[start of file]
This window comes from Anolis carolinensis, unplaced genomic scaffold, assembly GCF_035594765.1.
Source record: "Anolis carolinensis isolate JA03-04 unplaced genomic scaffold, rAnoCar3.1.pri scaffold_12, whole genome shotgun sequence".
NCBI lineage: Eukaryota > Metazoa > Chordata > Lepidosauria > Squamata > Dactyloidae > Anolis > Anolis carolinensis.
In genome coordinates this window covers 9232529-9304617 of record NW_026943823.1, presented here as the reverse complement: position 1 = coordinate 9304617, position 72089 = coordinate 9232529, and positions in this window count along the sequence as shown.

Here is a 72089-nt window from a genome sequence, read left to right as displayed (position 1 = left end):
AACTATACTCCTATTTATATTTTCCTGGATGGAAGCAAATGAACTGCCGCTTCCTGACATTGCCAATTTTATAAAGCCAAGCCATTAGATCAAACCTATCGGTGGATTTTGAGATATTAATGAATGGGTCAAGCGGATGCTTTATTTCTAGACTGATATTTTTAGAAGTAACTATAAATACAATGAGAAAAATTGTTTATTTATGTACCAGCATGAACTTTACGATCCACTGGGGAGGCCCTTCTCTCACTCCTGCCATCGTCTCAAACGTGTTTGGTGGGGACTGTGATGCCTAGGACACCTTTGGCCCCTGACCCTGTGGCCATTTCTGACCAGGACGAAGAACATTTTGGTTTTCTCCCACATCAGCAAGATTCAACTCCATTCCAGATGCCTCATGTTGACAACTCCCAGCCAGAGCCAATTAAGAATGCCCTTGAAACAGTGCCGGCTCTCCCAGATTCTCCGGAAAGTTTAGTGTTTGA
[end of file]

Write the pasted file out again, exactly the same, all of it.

This window comes from Anolis carolinensis, unplaced genomic scaffold, assembly GCF_035594765.1.
Source record: "Anolis carolinensis isolate JA03-04 unplaced genomic scaffold, rAnoCar3.1.pri scaffold_12, whole genome shotgun sequence".
NCBI lineage: Eukaryota > Metazoa > Chordata > Lepidosauria > Squamata > Dactyloidae > Anolis > Anolis carolinensis.
In genome coordinates this window covers 9232529-9304617 of record NW_026943823.1, presented here as the reverse complement: position 1 = coordinate 9304617, position 72089 = coordinate 9232529, and positions in this window count along the sequence as shown.

Here is a 72089-nt window from a genome sequence, read left to right as displayed (position 1 = left end):
AACTATACTCCTATTTATATTTTCCTGGATGGAAGCAAATGAACTGCCGCTTCCTGACATTGCCAATTTTATAAAGCCAAGCCATTAGATCAAACCTATCGGTGGATTTTGAGATATTAATGAATGGGTCAAGCGGATGCTTTATTTCTAGACTGATATTTTTAGAAGTAACTATAAATACAATGAGAAAAATTGTTTATTTATGTACCAGCATGAACTTTACGATCCACTGGGGAGGCCCTTCTCTCACTCCTGCCATCGTCTCAAACGTGTTTGGTGGGGACTGTGATGCCTAGGACACCTTTGGCCCCTGACCCTGTGGCCATTTCTGACCAGGACGAAGAACATTTTGGTTTTCTCCCACATCAGCAAGATTCAACTCCATTCCAGATGCCTCATGTTGACAACTCCCAGCCAGAGCCAATTAAGAATGCCCTTGAAACAGTGCCGGCTCTCCCAGATTCTCCGGAAAGTTTAGTGTTTGA